Interview By: ANKITA R. KANABAR
It’s no news that Eid is synonymous with a Salman Khan release – and just as ‘Bharat’ hit the screens, we catch up with the man himself. In a cool, casual black t-shirt and denims – living up to his personality – Khan settles down for a chat at Mehboob studio, all about his latest release and his evolution…
How was it to make this film, and of course, the expectations have been so high!
I hope we meet all the expectations and even more. It was quite a difficult film to make because it starts from 1947 and goes up to 2010. The country has changed, the clothing, the age from 27 to 35 to 55 to 72. So, it’s a lot of task and with that, the whole art of the film, costumes all that also had to be changed. It was a big film to be made.
What did you like about the Korean film ‘An Ode To My Father’ from which ‘Bharat’ is inspired?
It’s just that I liked the plot of the film. We’ve moved away from the film because our emotion is different, their emotion is different. Basically it’s his journey from the age of 9 to 92, one common factor that has kept him responsible is that, he has made a promise to his father that I will take care of the family. That’s what he sticks by.
How was it playing a 72-year old?
Just the way I am. From within, the guy feels young and he’s dashing. I don’t see Amitabh Bachchan like an old man. I find him and his enthusiasm young.
You once mentioned that no matter what age you are, you should always feel like you’re 27.
You should. You should have the enthusiasm and interest in everything you do. Otherwise, don’t do it all. As soon as you lose interest and say, you’re tired, that old man, sets into one pore. And he takes over you. That old man should not be able to set in. Old age can be scary for anyone, not just for an actor, but you should work hard, feel at your best and be disciplined. Everyone is so fit even now.
Does doing immense action take a toll on you now?
I’m pretty used to it because I’ve only been doing action since the last few years but, it does take a toll. It takes a lot of time to rehearse. I’ve gone to ‘Dabangg’ from ‘Bharat’ and every scene is so enthusiastic that you get tired doing it. That keeps you fit, as long as you don’t have any injuries. It’s not easy for me to work out, because I don’t sleep well, that’s a different story. But, if I don’t paint or write or watch TV at night then it would be easy with more sleep. So, if I wake up late, I just cycle to work or do my cardio – do something or the other to stay fit.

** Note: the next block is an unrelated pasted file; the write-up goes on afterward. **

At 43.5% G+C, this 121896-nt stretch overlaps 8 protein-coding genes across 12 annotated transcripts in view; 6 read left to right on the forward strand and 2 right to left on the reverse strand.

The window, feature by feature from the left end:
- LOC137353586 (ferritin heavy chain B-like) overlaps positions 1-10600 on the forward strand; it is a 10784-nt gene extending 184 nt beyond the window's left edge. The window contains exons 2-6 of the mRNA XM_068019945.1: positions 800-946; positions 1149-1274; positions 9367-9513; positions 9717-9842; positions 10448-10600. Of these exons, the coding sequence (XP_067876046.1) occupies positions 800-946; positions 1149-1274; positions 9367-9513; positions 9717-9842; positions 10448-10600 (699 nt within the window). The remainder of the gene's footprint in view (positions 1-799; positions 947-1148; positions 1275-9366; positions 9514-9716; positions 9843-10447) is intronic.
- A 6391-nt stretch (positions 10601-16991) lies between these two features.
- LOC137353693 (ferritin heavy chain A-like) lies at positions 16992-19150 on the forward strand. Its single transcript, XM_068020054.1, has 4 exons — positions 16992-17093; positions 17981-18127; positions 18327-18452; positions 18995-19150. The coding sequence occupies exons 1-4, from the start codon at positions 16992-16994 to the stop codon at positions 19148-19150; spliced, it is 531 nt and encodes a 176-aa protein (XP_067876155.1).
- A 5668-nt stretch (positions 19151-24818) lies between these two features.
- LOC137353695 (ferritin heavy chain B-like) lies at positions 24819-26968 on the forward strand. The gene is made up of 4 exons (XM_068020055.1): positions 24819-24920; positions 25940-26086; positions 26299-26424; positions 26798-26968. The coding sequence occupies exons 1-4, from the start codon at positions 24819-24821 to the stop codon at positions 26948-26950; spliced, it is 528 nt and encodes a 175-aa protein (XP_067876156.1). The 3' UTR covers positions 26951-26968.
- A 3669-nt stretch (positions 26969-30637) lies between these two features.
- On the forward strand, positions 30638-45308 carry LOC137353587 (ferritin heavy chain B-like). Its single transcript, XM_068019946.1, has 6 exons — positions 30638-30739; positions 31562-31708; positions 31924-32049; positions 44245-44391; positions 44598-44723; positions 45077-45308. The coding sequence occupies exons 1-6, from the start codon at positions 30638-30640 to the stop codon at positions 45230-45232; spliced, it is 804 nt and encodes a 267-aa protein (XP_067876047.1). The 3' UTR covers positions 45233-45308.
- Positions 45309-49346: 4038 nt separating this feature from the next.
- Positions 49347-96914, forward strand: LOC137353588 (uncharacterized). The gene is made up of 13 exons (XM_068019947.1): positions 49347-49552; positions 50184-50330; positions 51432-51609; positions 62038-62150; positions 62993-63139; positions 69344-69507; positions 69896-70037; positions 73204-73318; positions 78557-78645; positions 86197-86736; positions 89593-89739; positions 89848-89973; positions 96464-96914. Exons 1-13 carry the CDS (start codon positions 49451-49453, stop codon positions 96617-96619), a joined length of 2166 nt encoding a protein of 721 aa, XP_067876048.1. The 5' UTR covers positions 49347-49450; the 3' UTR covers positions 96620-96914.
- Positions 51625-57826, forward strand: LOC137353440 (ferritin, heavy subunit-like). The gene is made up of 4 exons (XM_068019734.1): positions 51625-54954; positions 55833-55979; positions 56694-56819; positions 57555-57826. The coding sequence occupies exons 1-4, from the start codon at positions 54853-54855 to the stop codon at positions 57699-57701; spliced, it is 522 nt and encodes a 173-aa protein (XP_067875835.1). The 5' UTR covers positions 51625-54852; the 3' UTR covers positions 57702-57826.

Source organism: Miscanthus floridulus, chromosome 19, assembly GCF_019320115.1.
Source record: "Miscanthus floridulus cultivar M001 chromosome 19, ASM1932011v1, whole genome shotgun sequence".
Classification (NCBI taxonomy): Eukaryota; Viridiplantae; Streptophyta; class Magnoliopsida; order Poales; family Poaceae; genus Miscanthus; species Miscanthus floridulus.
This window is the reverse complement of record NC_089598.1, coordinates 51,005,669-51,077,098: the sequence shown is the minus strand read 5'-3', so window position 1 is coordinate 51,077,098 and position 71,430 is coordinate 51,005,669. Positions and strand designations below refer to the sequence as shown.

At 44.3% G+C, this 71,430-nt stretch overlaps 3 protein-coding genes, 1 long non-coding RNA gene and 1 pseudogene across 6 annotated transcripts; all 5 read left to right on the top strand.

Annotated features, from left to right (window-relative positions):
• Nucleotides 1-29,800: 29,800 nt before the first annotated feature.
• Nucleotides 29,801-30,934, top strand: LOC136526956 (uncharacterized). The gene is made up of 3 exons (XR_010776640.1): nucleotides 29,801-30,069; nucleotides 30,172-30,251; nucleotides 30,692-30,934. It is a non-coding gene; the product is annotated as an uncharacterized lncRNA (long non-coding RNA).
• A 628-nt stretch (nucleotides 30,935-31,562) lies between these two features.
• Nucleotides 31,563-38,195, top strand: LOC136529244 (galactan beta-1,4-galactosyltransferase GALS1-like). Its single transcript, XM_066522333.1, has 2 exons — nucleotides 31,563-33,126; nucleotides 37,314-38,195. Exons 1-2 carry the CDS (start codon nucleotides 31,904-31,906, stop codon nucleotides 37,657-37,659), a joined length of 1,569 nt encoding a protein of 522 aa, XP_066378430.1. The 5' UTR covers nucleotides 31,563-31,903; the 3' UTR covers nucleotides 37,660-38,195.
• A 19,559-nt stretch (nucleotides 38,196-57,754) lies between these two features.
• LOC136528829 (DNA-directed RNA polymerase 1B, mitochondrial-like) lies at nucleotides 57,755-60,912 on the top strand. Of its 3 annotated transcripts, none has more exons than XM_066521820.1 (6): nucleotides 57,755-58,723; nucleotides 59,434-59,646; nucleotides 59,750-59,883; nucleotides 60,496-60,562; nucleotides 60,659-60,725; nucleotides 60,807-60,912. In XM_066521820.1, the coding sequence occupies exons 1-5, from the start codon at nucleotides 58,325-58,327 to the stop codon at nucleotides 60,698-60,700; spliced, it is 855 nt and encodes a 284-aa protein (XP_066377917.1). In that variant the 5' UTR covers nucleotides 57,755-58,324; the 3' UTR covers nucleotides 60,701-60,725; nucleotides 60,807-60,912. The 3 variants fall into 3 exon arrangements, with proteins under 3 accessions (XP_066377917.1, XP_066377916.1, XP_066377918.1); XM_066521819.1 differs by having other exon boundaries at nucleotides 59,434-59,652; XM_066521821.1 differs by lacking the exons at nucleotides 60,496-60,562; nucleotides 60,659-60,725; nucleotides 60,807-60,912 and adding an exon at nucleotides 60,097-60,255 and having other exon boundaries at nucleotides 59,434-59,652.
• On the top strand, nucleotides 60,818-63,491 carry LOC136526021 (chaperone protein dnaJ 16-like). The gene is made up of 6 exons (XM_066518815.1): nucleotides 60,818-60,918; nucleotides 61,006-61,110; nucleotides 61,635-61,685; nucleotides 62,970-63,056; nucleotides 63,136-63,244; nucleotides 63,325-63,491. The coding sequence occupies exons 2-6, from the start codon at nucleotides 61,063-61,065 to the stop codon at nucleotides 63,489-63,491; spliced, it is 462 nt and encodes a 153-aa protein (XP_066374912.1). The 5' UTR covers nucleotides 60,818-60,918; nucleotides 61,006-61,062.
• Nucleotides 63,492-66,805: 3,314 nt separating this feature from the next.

All of us feel different at different ages, so for you, how was the emotional evolution of this character from 27 to 72?
That was difficult but it was also a lot of fun because for playing the youngest age, I had to lose so much weight and then I had to start looking the older age, so I gained 15 kilos which was easy. But you can’t shoot all the portions at one time so again you lose 15 kilos to come back to it which is difficult. It was a lot of fun, because I went back to see some of my old films. They are hilarious (laughs).
As an evolved Salman Khan when you watch older films, what do you feel and what’s the difference you find?
While watching it, I came to a conclusion that the innocence in me, which was there in those films is lost now. That rawness, innocence, and all of that is missing now. I watch the songs and I end up cringing at some of the songs. I watched films like ‘Nischay’, ‘Chandramukhi’ and I laugh seeing the songs and costumes. There were those films and then there were films like ‘Hum Aapke Hai Koun…’ and ‘Hum Saath Saath Hai’, which had a different Salman all together. The director makes so much of a difference. But I’ve been very lucky with the scripts, choice of films. Earlier even whatever I got, I chose the best from that. But I’m getting some really nice scripts but if I don’t get them, I write them myself. I don’t get much time to write because as an actor there’s a lot of work which goes into the scenes.
And how has the audience changed in these years? Do you think now they aren’t that lenient even towards their favourite stars?
Earlier, it didn’t bother much to people if the film is bad, because they didn’t spend much on the ticket, the ticket prices were so less. So, people could spend and they had the time to even watch rubbish films. But now life is so busy. Almost half your day goes if you want to go and watch a film. Now, the ticket is for Rs. 450, Rs. 650 and people go together in families. So, now that’s the reason why people are careful about which movies they watch.
What is it that you don’t take for granted despite being in the business for so many years?
I don’t take my work for granted. Actually, I don’t take anything for granted.